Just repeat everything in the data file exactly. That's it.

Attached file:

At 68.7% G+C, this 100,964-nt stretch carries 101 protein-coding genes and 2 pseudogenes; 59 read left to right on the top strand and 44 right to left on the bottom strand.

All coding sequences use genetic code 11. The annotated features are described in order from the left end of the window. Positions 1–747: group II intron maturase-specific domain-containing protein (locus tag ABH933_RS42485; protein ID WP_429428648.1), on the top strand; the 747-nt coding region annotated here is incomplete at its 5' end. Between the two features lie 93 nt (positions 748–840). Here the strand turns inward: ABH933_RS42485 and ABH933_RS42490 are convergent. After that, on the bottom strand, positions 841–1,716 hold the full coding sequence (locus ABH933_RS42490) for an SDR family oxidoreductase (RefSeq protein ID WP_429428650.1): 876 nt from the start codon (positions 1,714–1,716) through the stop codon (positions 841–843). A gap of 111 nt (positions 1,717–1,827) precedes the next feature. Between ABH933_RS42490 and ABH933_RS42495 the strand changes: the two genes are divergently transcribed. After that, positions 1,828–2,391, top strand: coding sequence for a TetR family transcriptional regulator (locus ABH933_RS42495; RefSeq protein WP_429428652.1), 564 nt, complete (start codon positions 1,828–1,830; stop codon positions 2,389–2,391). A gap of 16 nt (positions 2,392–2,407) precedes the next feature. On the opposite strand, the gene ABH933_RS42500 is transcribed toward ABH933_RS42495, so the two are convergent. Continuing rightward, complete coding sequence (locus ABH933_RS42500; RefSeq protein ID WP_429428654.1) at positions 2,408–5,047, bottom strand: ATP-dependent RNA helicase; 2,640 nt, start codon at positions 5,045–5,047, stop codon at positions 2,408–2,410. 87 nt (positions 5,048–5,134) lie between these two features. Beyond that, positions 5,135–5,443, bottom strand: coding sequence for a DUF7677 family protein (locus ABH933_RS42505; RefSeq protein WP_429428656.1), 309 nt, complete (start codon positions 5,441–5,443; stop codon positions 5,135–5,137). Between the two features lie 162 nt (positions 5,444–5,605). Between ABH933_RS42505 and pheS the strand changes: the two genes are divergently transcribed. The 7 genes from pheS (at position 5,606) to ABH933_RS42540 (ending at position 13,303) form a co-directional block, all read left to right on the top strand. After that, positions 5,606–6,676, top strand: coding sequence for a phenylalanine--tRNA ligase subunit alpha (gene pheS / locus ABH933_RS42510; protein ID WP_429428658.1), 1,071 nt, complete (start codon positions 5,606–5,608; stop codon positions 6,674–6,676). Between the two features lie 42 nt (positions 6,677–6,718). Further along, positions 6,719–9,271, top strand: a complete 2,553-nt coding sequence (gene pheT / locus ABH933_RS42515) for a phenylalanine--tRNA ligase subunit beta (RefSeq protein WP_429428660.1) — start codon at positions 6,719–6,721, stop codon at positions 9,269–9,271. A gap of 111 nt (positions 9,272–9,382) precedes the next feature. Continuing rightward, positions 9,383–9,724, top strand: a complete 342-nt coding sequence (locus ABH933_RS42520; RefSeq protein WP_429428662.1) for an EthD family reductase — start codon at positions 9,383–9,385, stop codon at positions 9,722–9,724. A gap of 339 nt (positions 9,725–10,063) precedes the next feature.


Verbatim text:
At 68.7% G+C, this 100,964-nt stretch carries 101 protein-coding genes and 2 pseudogenes; 59 read left to right on the top strand and 44 right to left on the bottom strand.

All coding sequences use genetic code 11. The annotated features are described in order from the left end of the window. Positions 1–747: group II intron maturase-specific domain-containing protein (locus tag ABH933_RS42485; protein ID WP_429428648.1), on the top strand; the 747-nt coding region annotated here is incomplete at its 5' end. Between the two features lie 93 nt (positions 748–840). Here the strand turns inward: ABH933_RS42485 and ABH933_RS42490 are convergent. After that, on the bottom strand, positions 841–1,716 hold the full coding sequence (locus ABH933_RS42490) for an SDR family oxidoreductase (RefSeq protein ID WP_429428650.1): 876 nt from the start codon (positions 1,714–1,716) through the stop codon (positions 841–843). A gap of 111 nt (positions 1,717–1,827) precedes the next feature. Between ABH933_RS42490 and ABH933_RS42495 the strand changes: the two genes are divergently transcribed. After that, positions 1,828–2,391, top strand: coding sequence for a TetR family transcriptional regulator (locus ABH933_RS42495; RefSeq protein WP_429428652.1), 564 nt, complete (start codon positions 1,828–1,830; stop codon positions 2,389–2,391). A gap of 16 nt (positions 2,392–2,407) precedes the next feature. On the opposite strand, the gene ABH933_RS42500 is transcribed toward ABH933_RS42495, so the two are convergent. Continuing rightward, complete coding sequence (locus ABH933_RS42500; RefSeq protein ID WP_429428654.1) at positions 2,408–5,047, bottom strand: ATP-dependent RNA helicase; 2,640 nt, start codon at positions 5,045–5,047, stop codon at positions 2,408–2,410. 87 nt (positions 5,048–5,134) lie between these two features. Beyond that, positions 5,135–5,443, bottom strand: coding sequence for a DUF7677 family protein (locus ABH933_RS42505; RefSeq protein WP_429428656.1), 309 nt, complete (start codon positions 5,441–5,443; stop codon positions 5,135–5,137). Between the two features lie 162 nt (positions 5,444–5,605). Between ABH933_RS42505 and pheS the strand changes: the two genes are divergently transcribed. The 7 genes from pheS (at position 5,606) to ABH933_RS42540 (ending at position 13,303) form a co-directional block, all read left to right on the top strand. After that, positions 5,606–6,676, top strand: coding sequence for a phenylalanine--tRNA ligase subunit alpha (gene pheS / locus ABH933_RS42510; protein ID WP_429428658.1), 1,071 nt, complete (start codon positions 5,606–5,608; stop codon positions 6,674–6,676). Between the two features lie 42 nt (positions 6,677–6,718). Further along, positions 6,719–9,271, top strand: a complete 2,553-nt coding sequence (gene pheT / locus ABH933_RS42515) for a phenylalanine--tRNA ligase subunit beta (RefSeq protein WP_429428660.1) — start codon at positions 6,719–6,721, stop codon at positions 9,269–9,271. A gap of 111 nt (positions 9,272–9,382) precedes the next feature. Continuing rightward, positions 9,383–9,724, top strand: a complete 342-nt coding sequence (locus ABH933_RS42520; RefSeq protein WP_429428662.1) for an EthD family reductase — start codon at positions 9,383–9,385, stop codon at positions 9,722–9,724. A gap of 339 nt (positions 9,725–10,063) precedes the next feature.